I've restored it and left the following comment:
Hello :) If you'd like to have this question disassociated from your account, please contact us and we'll be happy to oblige. The answer you received is fantastic, and someone put a lot of effort into writing it, I'd hate to waste all of that time by removing this.
Per our TOS Section 3 - 'Subscriber content'...
The question should not have been deleted. Say it with me:
We do not delete good content. We do not delete good content.
There are bad answers on that question (no doubt!) and the question itself is off topic, but that doesn't mean it should be deleted.
If it had no good content? Sure. Delete it.
The appropriate action would have been to flag the question ...
Nobody should be telling other users to delete their answers. I understand the point that the commenter was trying to make (that it's desirable for the best answers to be at the top) but that is not the way to go about it. Upvote the answers you think are good and rely on the system and the community to do what it's supposed to: give the best answers the ...
your deleted answer didn't attempt to answer the question beyond providing a link, which is why it was considered self-promotion/spam. The answer said you had a library and linked off-site.
To avoid self-promotion and provide a useful answer you'd need to start by answering the question with relevant code inline. It's generally ok if you show an example of ...
This is an unfortunate situation.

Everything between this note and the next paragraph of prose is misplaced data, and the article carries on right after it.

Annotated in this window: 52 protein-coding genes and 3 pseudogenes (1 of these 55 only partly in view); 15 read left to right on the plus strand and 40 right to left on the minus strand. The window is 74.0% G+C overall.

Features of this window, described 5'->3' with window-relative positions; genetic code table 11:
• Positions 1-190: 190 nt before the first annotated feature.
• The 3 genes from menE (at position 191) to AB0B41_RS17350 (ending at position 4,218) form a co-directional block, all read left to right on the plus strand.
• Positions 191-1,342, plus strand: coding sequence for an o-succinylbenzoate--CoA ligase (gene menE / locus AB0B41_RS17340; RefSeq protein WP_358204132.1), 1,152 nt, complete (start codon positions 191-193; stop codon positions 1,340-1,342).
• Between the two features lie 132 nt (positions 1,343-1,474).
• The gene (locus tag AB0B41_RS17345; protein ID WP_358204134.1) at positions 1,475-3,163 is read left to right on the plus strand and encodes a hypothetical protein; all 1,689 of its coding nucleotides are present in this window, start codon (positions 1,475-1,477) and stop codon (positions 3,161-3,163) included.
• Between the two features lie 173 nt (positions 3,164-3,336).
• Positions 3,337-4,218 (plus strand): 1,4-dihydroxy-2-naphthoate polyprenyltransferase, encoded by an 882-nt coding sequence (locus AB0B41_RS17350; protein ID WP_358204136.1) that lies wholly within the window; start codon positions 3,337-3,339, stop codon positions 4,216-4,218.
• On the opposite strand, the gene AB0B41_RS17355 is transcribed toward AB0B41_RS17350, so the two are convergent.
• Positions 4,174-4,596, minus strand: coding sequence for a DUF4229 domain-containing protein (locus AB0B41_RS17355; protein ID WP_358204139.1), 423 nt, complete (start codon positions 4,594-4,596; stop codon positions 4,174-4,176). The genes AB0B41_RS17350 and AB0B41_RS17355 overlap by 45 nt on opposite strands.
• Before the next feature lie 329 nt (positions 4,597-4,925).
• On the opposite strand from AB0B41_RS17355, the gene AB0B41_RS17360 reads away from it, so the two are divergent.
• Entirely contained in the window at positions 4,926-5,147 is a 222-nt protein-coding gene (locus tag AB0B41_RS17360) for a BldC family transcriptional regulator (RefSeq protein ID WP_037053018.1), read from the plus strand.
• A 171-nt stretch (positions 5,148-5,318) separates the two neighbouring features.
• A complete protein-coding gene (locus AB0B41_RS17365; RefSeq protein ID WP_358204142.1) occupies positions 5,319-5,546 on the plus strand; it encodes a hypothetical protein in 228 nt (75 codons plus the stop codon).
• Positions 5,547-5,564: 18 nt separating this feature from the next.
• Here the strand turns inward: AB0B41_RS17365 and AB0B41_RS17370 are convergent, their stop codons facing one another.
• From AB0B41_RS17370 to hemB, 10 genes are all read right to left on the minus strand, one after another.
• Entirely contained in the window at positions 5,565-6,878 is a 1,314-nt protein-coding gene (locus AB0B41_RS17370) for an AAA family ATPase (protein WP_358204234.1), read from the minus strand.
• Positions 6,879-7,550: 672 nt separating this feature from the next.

The author posted an incorrect answer, and got downvoted.
He then deleted it, changed it to a different answer (whether it's correct or not I shan't say), then undeleted it.
Then he realised that the old downvote was still there, and that he'd made a mistake. He deleted the existing answer and posted the new content afresh.
I undeleted that question and reopened it. I also marked the other older question as a duplicate and merged it into the question you answered.
I did this because the question you answered had 4x as many views and votes as the other, even though it was only asked a few months ago.
More importantly, I did it because your answer was a really good answer.
I find that alternative answers are always very useful when I'm in need of help and am browsing through other people's questions. The fact is that the top answer only works for me 50% of the time and the alternative answers are great alternative ways to tackle the same problem.